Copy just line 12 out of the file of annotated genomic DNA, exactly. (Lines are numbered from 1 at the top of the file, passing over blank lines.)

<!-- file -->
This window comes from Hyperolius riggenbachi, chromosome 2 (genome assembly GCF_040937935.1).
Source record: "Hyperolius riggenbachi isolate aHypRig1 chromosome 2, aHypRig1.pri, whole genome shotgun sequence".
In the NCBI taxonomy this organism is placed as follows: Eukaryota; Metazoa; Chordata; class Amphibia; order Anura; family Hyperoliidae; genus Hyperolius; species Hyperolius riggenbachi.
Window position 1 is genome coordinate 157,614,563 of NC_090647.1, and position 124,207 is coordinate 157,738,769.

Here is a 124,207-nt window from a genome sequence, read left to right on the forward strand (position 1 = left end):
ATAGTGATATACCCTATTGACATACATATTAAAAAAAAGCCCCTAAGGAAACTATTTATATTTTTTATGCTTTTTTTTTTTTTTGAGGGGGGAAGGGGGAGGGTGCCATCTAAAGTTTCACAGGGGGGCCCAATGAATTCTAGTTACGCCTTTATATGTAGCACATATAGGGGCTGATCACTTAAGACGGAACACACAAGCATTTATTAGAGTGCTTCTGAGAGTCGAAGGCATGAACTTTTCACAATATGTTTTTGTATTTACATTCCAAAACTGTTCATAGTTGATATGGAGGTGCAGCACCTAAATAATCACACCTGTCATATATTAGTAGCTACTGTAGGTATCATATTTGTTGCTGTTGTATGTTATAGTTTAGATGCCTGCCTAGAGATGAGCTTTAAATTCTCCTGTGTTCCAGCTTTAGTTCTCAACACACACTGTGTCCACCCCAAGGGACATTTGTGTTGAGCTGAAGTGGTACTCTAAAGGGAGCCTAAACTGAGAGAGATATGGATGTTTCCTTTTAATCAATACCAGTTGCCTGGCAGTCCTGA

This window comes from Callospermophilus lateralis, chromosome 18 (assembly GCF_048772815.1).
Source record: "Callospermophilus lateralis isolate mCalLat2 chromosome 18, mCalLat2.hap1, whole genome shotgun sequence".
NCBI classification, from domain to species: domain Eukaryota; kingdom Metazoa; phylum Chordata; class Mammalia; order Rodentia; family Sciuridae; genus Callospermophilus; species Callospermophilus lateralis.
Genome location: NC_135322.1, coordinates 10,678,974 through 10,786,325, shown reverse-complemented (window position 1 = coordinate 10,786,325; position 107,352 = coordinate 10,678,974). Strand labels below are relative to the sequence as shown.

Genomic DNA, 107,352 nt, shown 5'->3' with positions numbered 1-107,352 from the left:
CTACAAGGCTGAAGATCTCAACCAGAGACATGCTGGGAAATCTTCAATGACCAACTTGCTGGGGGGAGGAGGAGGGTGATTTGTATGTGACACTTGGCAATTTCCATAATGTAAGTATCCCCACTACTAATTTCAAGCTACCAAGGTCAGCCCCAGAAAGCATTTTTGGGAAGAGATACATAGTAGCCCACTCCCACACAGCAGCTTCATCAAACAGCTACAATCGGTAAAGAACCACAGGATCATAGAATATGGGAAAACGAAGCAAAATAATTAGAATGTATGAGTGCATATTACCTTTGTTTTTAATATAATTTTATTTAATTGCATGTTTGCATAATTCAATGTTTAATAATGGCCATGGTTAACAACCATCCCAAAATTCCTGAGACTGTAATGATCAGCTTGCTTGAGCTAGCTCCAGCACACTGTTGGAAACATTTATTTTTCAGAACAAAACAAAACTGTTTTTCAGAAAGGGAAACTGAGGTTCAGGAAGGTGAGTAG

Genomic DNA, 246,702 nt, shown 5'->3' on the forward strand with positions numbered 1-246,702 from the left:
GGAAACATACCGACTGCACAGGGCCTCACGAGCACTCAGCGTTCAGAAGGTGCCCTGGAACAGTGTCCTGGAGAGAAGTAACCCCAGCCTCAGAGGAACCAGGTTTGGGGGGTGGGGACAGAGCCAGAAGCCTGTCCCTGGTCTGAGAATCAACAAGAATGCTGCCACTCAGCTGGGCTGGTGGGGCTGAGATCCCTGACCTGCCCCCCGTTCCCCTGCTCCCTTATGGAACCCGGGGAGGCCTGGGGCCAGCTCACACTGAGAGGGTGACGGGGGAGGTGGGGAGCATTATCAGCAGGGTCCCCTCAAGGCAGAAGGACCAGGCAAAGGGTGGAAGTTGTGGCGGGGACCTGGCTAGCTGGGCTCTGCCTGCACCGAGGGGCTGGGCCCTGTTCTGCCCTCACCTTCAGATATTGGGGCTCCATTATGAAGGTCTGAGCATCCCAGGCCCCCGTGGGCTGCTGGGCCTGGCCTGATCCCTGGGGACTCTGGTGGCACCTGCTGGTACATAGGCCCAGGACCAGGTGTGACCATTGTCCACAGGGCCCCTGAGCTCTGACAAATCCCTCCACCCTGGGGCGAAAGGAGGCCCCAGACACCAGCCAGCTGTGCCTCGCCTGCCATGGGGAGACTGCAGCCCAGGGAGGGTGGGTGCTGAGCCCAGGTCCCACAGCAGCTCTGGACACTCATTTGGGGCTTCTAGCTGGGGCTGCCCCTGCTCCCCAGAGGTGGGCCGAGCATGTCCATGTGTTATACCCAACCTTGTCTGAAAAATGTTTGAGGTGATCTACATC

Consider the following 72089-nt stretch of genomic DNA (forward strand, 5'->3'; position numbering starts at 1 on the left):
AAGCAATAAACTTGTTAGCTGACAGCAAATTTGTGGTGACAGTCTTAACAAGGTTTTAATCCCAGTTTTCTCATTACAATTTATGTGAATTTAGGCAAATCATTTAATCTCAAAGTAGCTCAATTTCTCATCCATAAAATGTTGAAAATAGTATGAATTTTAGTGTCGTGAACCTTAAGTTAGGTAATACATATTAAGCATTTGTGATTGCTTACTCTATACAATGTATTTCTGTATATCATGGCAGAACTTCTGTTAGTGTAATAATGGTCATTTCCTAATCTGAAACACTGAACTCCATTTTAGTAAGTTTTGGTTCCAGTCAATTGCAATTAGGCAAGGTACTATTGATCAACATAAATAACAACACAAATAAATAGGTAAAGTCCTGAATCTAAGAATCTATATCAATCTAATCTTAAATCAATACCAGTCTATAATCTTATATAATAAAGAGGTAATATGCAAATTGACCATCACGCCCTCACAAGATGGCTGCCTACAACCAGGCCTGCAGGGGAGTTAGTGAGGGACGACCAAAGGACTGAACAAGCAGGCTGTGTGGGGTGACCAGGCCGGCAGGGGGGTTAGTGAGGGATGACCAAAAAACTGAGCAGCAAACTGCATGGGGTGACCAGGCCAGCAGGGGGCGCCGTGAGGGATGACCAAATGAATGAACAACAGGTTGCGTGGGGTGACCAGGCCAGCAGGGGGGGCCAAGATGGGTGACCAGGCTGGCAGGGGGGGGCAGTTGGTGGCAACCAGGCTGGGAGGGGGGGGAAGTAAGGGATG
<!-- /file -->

CTACAAGGCTGAAGATCTCAACCAGAGACATGCTGGGAAATCTTCAATGACCAACTTGCTGGGGGGAGGAGGAGGGTGATTTGTATGTGACACTTGGCAATTTCCATAATGTAAGTATCCCCACTACTAATTTCAAGCTACCAAGGTCAGCCCCAGAAAGCATTTTTGGGAAGAGATACATAGTAGCCCACTCCCACACAGCAGCTTCATCAAACAGCTACAATCGGTAAAGAACCACAGGATCATAGAATATGGGAAAACGAAGCAAAATAATTAGAATGTATGAGTGCATATTACCTTTGTTTTTAATATAATTTTATTTAATTGCATGTTTGCATAATTCAATGTTTAATAATGGCCATGGTTAACAACCATCCCAAAATTCCTGAGACTGTAATGATCAGCTTGCTTGAGCTAGCTCCAGCACACTGTTGGAAACATTTATTTTTCAGAACAAAACAAAACTGTTTTTCAGAAAGGGAAACTGAGGTTCAGGAAGGTGAGTAG